Talk of higher interest rates sooner rather than later revived yesterday after National Statistics reported a surprise jump in inflation last month.
Chancellor Gordon Brown's chosen measure of inflation, the consumer prices index rose by 1.9 per cent in the year to March, up from 1.6 per cent year-on-year in February.
That is higher than this index has been at any time since May, 1998, though still just within the Bank of England's two per cent target.
The headline retail prices index, still used as a benchmark by pay bargainers and as the basis for the state pension and many other welfare benefits, stayed unchanged at
3.2 per cent.
This arose mainly because a round of mortgage rate increases in March last year was not repeated this time. That damped down the RPI, but not the CPI, which leaves out all costs of buying and owning a home.
The Bank's previous target index, the RPI leaving out mortgage interest, rose in line with the CPI to 2.4 per cent, similarly just short of the
2.5 per cent target rate used until the end of 2003.
NS said the sharp monthly increase was due partly to this year's early Easter. That pushed high holiday air fares back into March, when last year they fell in April.
At the same time a shortage of vegetables and some other fresh produce, combined with higher milk prices pushed up the cost of seasonal food.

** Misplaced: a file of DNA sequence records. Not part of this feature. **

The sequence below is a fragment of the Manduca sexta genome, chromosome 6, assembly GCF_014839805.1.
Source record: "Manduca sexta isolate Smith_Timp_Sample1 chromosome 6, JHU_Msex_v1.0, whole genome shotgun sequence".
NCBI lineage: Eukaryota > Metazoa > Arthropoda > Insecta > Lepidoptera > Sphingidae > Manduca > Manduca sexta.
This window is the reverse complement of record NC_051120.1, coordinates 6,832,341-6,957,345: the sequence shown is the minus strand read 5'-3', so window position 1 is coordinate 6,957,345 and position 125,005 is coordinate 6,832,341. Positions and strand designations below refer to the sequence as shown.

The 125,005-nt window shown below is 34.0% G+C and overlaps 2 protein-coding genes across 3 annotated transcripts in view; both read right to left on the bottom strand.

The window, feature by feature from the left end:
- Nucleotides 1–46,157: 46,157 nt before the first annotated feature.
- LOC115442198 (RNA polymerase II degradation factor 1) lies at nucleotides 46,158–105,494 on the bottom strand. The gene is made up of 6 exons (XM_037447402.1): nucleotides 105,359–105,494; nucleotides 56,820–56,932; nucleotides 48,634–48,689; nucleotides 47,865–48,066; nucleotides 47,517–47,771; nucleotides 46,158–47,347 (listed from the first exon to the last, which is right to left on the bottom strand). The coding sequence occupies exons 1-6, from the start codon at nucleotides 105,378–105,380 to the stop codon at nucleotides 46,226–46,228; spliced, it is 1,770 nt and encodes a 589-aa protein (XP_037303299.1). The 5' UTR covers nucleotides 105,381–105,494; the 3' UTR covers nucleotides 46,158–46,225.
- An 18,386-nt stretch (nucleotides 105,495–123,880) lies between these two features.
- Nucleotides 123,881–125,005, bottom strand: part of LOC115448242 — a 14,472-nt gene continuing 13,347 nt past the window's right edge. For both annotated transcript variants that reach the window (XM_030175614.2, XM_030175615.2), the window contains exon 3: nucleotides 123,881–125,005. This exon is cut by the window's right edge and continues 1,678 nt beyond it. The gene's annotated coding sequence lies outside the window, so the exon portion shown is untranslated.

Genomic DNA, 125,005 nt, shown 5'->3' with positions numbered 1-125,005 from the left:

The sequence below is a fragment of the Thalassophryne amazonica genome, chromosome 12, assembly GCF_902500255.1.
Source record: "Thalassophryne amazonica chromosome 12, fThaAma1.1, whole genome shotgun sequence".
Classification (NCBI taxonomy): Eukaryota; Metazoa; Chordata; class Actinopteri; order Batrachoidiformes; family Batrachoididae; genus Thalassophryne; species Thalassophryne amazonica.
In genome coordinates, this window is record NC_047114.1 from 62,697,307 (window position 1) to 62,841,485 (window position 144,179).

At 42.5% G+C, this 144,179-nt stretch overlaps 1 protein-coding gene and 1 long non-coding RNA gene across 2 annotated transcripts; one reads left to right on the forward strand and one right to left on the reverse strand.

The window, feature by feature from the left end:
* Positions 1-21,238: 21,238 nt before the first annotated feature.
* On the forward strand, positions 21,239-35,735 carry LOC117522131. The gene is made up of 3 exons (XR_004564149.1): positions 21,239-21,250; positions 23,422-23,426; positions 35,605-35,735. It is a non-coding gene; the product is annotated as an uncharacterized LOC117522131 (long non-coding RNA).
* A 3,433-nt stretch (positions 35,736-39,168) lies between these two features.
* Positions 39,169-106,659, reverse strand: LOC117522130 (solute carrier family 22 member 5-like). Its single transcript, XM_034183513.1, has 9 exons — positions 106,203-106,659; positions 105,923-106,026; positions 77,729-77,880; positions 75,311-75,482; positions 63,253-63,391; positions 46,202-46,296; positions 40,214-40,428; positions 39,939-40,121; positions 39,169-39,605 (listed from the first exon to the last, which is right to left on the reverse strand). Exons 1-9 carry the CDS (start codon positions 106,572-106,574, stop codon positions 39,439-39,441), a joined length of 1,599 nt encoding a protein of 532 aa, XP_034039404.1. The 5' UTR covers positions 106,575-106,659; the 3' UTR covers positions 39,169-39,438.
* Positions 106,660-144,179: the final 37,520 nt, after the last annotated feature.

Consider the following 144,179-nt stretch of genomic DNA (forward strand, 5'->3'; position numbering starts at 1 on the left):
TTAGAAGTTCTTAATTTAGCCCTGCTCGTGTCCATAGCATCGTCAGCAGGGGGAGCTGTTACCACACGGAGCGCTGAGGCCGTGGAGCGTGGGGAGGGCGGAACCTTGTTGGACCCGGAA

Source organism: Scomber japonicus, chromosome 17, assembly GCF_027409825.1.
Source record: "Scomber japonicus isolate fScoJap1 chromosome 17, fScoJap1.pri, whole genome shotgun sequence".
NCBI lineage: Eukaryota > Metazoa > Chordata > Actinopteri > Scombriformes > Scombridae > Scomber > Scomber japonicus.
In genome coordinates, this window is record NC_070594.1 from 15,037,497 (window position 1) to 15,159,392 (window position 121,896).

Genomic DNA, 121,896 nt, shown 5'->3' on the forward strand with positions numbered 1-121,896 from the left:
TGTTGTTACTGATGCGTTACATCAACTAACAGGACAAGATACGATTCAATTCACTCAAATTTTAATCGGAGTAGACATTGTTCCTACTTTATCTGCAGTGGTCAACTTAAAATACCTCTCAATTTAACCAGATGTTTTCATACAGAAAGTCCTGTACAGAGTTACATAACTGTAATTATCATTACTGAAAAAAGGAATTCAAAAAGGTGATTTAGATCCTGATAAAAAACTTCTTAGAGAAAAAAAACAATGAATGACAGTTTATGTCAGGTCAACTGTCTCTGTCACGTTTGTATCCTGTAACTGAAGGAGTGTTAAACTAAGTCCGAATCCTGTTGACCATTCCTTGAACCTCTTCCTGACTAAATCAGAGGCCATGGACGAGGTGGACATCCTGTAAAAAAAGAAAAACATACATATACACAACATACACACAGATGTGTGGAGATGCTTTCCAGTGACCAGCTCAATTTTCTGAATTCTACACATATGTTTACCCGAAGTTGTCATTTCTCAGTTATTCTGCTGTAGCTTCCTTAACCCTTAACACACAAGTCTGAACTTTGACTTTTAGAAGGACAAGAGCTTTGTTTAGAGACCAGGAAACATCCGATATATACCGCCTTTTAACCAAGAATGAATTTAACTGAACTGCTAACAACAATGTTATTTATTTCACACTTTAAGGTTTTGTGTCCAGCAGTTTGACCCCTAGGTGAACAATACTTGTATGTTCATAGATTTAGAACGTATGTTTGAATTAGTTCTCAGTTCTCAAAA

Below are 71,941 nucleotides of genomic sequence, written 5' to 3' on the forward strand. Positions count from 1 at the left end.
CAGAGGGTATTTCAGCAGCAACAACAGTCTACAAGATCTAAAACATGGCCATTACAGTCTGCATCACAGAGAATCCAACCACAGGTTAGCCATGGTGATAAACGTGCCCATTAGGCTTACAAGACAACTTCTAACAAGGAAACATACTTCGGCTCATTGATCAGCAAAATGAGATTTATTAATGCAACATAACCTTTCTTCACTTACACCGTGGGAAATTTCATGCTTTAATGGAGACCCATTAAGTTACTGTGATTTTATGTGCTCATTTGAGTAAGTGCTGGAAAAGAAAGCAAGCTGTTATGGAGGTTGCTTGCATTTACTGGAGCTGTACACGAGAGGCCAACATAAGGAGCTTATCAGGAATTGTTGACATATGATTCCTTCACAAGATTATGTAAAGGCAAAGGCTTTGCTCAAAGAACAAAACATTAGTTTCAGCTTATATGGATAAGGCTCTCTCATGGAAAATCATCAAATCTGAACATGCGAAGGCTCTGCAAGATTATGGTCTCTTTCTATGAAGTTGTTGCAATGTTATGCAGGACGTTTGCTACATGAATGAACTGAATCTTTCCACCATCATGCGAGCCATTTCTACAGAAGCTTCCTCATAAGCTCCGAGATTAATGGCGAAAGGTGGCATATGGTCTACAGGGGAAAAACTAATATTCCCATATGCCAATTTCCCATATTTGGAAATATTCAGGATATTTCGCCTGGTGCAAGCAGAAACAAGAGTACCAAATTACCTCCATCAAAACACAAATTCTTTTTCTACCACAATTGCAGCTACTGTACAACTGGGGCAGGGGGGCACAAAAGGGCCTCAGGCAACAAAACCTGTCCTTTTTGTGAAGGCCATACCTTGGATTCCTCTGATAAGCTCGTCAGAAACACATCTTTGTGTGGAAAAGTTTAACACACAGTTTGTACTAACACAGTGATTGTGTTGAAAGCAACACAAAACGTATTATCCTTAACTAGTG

Furniture prices were another factor. Many had been held down in February after the formal end of the January sales, but were then raised sharply in March, breaking
the seasonal pattern. Clothing and footwear were also dearer.
Together, the increase completely swamped the effect of a fall in wine prices, which rose in March last year and relatively modest seasonal increases in pub prices for beer.
The implication for interest rates depends largely on the extent to which members of the Bank's interest-setting Monetary Policy Committee view this combination of unrelated seasonal factors as part of a longer-term trend.
The CPI has now risen from
1.1 per cent in the six months since last September. For the first time for more than three year, prices for goods registered an increase, although still only 0.1 per cent.
The cost of services has now risen by four per cent over the latest 12 months, more than at any time since March, 2003.
"The CPI data was much stronger than expected with strength in both goods and services," said Mark Miller, an economist at HBOS Treasury Services.
"This will keep MPC members wary about inflation risks going forward."
In the City, financial markets responded by lowering prices - raising the yields - of gilts and short sterling interest rate futures in the expectation that the Bank could make a pre-emptive move to head off future inflationary pressures.
Similarly, the pound gained more than a cent against the dollar to close at $1.916, although it dipped fractionally against the euro.
The Bank has held its official rate unchanged at 4.75 per cent since August. But in its meeting earlier this month two MPC members voted for an increase.